Two recent cases, one in Florida and the other in New York, allowed patients to pursue claims against hospitals for the alleged medical malpractice of independent physicians who provided services at the hospitals. In Roessler v. Novak and Malcolm v. Mount Vernon Hospital, the courts held that hospitals may be liable, not only for the acts of physicians who are employees of the hospital, but also for the acts of physicians who are independent contractors.
A. Roessler v. Novak
Roessler v. Novak involved a patient who presented at the emergency department of a Sarasota County, Florida hospital. He was diagnosed as suffering from pneumonia and a perforated viscus.
The radiologist interpreting Mr. Roessler's abdominal CAT scans agreed with the diagnosis of a perforated viscus, and Mr. Roessler was scheduled for surgery. Although he survived the surgery, Mr. Roessler developed complications from abdominal abscesses that necessitated a two and a half month hospital stay. Mr. Roessler brought suit against the hospital for medical malpractice.
The radiologist was not an employee of the hospital. He was instead an independent contractor who performed services through a contract with the hospital. Under traditional liability theories, a hospital (called the principal) is usually liable for the actions of its employees (called agents), but a hospital is not usually liable for the actions of independent contractors.
However, the court in Roessler held that the Florida hospital could be held liable for the radiologist's actions through an "apparent agency" theory, if the otherwise independent contractor "appeared" to the public as the hospital's agent.
B. Malcolm v. Mount Vernon Hospital
In a similar case, Malcolm v. Mount Vernon Hospital, a New York appellate court also held that a hospital could be liable for the acts of its independent contractor. Mr. Malcolm went to his primary care physician, Dr. Edwards, complaining of a persistent cough, chills, and difficulty breathing. Dr. Edwards sent him to the emergency department of Mount Vernon Hospital, where he was admitted for pneumonia. Dr. Edwards asked the staff at Mount Vernon to page Dr. Lee, an independent contractor cardiologist, to examine Mr. Malcolm.
Dr. Lee examined Mr. Malcolm and diagnosed him with congestive cardiomyopathy. He prescribed a number of medications. Four days after being examined by Dr. Lee, Mr. Malcolm suffered a stroke. A neurologist consulted by Dr. Edwards opined that a stroke in a 46-year old man with no high blood pressure was most likely caused by a blood clot breaking off in the heart. Although Dr. Lee had prescribed medication for congestive cardiomyopathy, he did not prescribe an anticoagulant that might have prevented Mr. Malcolm's stroke.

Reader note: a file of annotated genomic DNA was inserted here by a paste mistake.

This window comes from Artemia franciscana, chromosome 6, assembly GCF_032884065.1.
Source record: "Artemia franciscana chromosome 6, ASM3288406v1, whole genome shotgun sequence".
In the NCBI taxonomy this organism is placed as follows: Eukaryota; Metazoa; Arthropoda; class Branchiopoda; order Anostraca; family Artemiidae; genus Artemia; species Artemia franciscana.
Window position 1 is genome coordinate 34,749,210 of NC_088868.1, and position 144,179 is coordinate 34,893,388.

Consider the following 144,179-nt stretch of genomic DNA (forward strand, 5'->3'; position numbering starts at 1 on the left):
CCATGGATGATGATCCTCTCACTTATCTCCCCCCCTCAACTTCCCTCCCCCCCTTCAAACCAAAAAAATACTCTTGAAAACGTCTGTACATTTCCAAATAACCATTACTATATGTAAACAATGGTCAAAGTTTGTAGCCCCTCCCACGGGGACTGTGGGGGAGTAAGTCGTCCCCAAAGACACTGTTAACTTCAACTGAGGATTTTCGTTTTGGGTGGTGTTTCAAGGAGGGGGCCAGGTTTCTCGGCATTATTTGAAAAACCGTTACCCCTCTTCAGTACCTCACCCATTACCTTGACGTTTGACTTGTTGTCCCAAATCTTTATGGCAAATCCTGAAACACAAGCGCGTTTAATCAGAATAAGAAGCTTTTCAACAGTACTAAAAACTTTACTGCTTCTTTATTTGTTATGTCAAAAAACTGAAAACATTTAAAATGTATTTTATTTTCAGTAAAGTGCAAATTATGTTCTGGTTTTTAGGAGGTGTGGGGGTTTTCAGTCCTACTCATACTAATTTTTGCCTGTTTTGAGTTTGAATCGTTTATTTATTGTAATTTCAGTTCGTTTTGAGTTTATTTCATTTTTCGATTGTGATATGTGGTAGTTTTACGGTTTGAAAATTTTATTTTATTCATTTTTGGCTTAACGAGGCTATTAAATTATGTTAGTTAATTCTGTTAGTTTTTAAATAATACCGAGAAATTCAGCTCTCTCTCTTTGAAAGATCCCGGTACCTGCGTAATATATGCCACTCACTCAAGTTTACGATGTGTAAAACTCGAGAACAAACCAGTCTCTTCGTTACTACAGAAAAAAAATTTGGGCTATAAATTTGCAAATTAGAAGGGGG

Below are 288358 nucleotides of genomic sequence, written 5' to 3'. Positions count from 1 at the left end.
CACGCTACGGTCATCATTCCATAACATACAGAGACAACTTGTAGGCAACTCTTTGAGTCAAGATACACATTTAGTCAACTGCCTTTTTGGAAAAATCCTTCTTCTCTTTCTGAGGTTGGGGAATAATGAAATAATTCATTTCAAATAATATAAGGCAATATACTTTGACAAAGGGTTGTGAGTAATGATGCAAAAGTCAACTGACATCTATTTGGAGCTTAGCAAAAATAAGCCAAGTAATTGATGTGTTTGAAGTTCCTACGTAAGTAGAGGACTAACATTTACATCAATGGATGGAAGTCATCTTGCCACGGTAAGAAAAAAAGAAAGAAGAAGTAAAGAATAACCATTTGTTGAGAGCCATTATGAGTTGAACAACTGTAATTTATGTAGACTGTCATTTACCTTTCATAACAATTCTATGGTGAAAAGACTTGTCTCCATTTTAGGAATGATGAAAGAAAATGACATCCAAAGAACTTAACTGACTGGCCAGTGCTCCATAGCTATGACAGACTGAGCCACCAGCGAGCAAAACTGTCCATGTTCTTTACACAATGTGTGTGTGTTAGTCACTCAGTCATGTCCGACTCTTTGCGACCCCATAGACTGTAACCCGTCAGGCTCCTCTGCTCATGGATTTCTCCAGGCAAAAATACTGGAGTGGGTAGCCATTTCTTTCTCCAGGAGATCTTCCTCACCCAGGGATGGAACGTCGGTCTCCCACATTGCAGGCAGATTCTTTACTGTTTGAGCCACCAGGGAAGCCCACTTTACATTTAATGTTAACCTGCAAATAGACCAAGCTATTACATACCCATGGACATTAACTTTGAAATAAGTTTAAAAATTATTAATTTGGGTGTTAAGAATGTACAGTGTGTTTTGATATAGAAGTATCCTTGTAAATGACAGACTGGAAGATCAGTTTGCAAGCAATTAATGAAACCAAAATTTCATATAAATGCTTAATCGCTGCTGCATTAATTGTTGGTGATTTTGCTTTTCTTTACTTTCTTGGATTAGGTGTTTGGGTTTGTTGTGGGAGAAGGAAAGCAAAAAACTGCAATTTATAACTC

Mr. Malcolm sued Dr. Lee, Dr. Edwards and Mount Vernon for medical malpractice, alleging that the failure to prescribe anticoagulants led directly to his stroke. Just as in Roessler v. Novak, the hospital claimed that it could not be held liable for the acts of an independent contractor.
This argument was rejected, however, and the appellate court determined that the hospital could be held liable on a theory of "agency by estoppel," which is similar to the apparent agency theory used in Roessler. Under this estoppel theory, a hospital may be held liable for the acts of an independent physician if the physician was provided by the hospital or otherwise acting on the hospital's behalf, and the patient reasonably believed that the physician was acting at the hospital's behest.
It should be noted that Maryland recognizes both "apparent agency" and "agency by estoppel." In fact, Maryland courts have not only held that the two theories are essentially the same, but Maryland courts have also applied the theories to Maryland hospitals.
Accordingly, these two recent decisions cast increased doubt on a hospital's ability to avoid liability for the actions of independent contractors working at the hospital. Because the nature of the hospital setting is such that independent contractor physicians often appear to be working as employees of the hospital, agency theories such as the ones used in these two cases may often apply.
Moreover, cases like Roessler and Malcolm may very well lead to a spate of new signs and disclaimers appearing at hospitals around the country, making it clear to patients that certain doctors are, in fact, independent practitioners, and not the hospital's agents. Whether such signs and disclaimers would be effective to save hospitals from liability is, however, an unanswered question.